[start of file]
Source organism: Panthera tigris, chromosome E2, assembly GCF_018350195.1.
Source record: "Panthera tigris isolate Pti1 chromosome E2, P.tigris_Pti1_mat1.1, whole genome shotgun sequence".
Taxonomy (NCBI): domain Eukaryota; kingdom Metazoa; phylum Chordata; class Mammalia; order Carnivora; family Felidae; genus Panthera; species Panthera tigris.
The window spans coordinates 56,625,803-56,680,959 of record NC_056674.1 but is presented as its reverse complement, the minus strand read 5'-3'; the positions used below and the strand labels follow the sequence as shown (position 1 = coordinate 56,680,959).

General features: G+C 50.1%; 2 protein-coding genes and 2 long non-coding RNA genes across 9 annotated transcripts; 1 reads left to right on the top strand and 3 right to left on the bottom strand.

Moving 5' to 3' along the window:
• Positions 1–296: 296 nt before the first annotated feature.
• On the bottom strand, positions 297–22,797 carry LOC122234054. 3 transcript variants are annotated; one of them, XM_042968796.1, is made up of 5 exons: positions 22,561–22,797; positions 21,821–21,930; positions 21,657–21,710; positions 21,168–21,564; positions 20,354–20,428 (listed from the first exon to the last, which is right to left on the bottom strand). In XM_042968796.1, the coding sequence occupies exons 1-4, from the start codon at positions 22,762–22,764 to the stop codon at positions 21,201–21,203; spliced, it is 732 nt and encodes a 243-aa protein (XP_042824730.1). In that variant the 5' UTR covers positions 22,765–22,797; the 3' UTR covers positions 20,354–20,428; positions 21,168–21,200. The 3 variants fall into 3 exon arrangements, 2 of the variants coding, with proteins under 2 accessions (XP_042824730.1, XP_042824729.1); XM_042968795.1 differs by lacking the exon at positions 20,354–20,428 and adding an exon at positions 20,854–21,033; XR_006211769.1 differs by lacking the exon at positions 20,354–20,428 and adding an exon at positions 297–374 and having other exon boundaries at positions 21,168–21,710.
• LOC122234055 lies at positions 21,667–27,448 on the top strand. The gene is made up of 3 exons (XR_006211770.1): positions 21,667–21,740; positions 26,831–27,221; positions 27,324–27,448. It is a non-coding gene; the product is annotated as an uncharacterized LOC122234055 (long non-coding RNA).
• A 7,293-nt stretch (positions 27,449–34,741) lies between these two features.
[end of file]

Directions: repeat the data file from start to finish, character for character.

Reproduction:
Source organism: Panthera tigris, chromosome E2, assembly GCF_018350195.1.
Source record: "Panthera tigris isolate Pti1 chromosome E2, P.tigris_Pti1_mat1.1, whole genome shotgun sequence".
Taxonomy (NCBI): domain Eukaryota; kingdom Metazoa; phylum Chordata; class Mammalia; order Carnivora; family Felidae; genus Panthera; species Panthera tigris.
The window spans coordinates 56,625,803-56,680,959 of record NC_056674.1 but is presented as its reverse complement, the minus strand read 5'-3'; the positions used below and the strand labels follow the sequence as shown (position 1 = coordinate 56,680,959).

General features: G+C 50.1%; 2 protein-coding genes and 2 long non-coding RNA genes across 9 annotated transcripts; 1 reads left to right on the top strand and 3 right to left on the bottom strand.

Moving 5' to 3' along the window:
• Positions 1–296: 296 nt before the first annotated feature.
• On the bottom strand, positions 297–22,797 carry LOC122234054. 3 transcript variants are annotated; one of them, XM_042968796.1, is made up of 5 exons: positions 22,561–22,797; positions 21,821–21,930; positions 21,657–21,710; positions 21,168–21,564; positions 20,354–20,428 (listed from the first exon to the last, which is right to left on the bottom strand). In XM_042968796.1, the coding sequence occupies exons 1-4, from the start codon at positions 22,762–22,764 to the stop codon at positions 21,201–21,203; spliced, it is 732 nt and encodes a 243-aa protein (XP_042824730.1). In that variant the 5' UTR covers positions 22,765–22,797; the 3' UTR covers positions 20,354–20,428; positions 21,168–21,200. The 3 variants fall into 3 exon arrangements, 2 of the variants coding, with proteins under 2 accessions (XP_042824730.1, XP_042824729.1); XM_042968795.1 differs by lacking the exon at positions 20,354–20,428 and adding an exon at positions 20,854–21,033; XR_006211769.1 differs by lacking the exon at positions 20,354–20,428 and adding an exon at positions 297–374 and having other exon boundaries at positions 21,168–21,710.
• LOC122234055 lies at positions 21,667–27,448 on the top strand. The gene is made up of 3 exons (XR_006211770.1): positions 21,667–21,740; positions 26,831–27,221; positions 27,324–27,448. It is a non-coding gene; the product is annotated as an uncharacterized LOC122234055 (long non-coding RNA).
• A 7,293-nt stretch (positions 27,449–34,741) lies between these two features.